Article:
Ex Nihilo and Abyss are Gardeners, tasked with accelerating the evolution of species by their creators, the Builders.  The Builders are the universe’s oldest race, and created many races to help cultivate the universe, to include Alephs, Gardeners, Curators, Abyss, and Caretakers.  They seeded worlds and directed the evolution of civilizations, or passed judgement on what they considered failed species and exterminated them.

Ex Nihilo fires an Origin Bomb at the Earth in an attempt to make the planet sentient, affecting millions of lives, prompting the intervention of the Avengers.  The Avengers lose the initial confrontation, prompting Captain America to expand the roster of the Avengers to win.

This expanded roster includes heavy hitters like Hyperion, Smasher, and Captain Universe (along with Sunspot and Cannonball of the New Mutants).  Ex Nihilo and Abyss surrender to Captain Universe because she is revered by the Builders as their creator.  Captain Universe tells them to stop what they are doing, and the two agree not to leave their terraformed portion of Mars.  As a result of all these events, Nightmask and Star Brand are added to the Marvel Universe (two concepts that had previously only existed in Marvel’s failed New Universe line from the ‘80s).  Ex Nihilo’s failure to repair the planet attracts the attention of the Builders.     

Hickman’s New Avengers series begins in Wakanda with the Black Panther (in a wise bit of foresight years ahead of his blockbuster movie).  After witnessing the first incursion event (more on that in a bit) T’Challa reassembles the Illuminati, a secret cabal of Marvel’s significant heroes that have been meeting in secret for years to covertly eliminate threats or shape events in the Marvel Universe.  The group consisted of Iron Man, Mr. Fantastic, Dr. Strange, Black Bolt, Namor, and Professor X.  T’Challa had initially been invited but declined.  At this point in time in the Marvel Universe, Professor X was deceased, so The Beast would eventually be brought in to represent the Mutant race.  The Illuminati had previously been exposed, much to the disgust of the rest of the Marvel heroes, so this time Captain America was included, perhaps in an effort to appear more noble as a whole.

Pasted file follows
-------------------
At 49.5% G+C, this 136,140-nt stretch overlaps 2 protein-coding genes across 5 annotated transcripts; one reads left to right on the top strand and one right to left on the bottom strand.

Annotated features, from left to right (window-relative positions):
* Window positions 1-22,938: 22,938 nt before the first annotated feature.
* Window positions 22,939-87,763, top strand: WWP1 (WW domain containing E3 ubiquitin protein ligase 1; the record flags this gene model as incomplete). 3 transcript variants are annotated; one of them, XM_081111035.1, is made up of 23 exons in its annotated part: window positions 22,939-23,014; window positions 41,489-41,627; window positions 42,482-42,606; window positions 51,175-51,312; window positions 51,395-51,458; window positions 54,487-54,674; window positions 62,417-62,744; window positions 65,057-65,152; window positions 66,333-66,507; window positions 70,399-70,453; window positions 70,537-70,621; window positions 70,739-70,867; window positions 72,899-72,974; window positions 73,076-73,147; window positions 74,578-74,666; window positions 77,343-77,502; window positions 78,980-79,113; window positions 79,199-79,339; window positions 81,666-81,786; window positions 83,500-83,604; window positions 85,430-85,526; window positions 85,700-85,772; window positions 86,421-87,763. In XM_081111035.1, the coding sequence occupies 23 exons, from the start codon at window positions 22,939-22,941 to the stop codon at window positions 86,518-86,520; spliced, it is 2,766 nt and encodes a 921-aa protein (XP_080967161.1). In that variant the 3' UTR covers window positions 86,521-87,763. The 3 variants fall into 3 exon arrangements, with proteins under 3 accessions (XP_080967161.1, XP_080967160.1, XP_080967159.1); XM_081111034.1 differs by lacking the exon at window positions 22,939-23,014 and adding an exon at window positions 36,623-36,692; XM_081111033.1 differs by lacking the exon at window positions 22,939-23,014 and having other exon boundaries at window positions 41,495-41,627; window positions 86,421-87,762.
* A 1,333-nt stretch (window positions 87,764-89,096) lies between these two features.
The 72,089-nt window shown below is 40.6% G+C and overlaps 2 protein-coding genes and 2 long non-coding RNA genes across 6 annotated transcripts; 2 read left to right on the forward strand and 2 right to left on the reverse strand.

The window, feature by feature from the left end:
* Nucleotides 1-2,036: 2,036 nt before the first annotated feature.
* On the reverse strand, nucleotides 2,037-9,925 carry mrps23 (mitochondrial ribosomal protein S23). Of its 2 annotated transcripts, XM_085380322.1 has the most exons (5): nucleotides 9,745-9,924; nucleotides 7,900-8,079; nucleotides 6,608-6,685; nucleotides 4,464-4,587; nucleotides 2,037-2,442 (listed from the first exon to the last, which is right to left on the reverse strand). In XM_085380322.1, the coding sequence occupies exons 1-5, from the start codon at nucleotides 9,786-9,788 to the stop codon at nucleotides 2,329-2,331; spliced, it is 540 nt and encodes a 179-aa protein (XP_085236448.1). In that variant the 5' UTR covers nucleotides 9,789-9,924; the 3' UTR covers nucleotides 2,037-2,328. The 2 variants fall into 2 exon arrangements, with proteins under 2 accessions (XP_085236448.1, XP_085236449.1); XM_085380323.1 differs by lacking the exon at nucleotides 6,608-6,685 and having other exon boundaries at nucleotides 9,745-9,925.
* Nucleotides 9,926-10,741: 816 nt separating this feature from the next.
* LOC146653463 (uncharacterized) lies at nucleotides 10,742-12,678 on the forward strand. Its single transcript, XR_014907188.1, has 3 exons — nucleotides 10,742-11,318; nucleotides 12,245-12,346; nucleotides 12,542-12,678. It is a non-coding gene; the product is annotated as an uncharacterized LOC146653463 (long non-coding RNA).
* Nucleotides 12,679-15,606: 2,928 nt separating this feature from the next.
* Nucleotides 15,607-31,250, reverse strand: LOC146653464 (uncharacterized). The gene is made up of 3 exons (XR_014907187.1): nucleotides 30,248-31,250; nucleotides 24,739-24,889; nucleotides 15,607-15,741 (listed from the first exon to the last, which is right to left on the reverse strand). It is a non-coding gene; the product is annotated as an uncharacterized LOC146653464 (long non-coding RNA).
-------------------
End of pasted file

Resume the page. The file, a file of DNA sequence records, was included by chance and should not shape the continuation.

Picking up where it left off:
Incursions are a result of the contraction of the multiverse causing two universes to collide, with each universe’s respective Earth as the point of impact.  There is a short period of harmonic alignment where the Earths exist next to each other, before colliding and destroying both universes.  The only known way, or maybe just the simplest way, to avoid the destruction of both universes is to destroy one of the Earths before impact, saving both universes, but obviously only one Earth.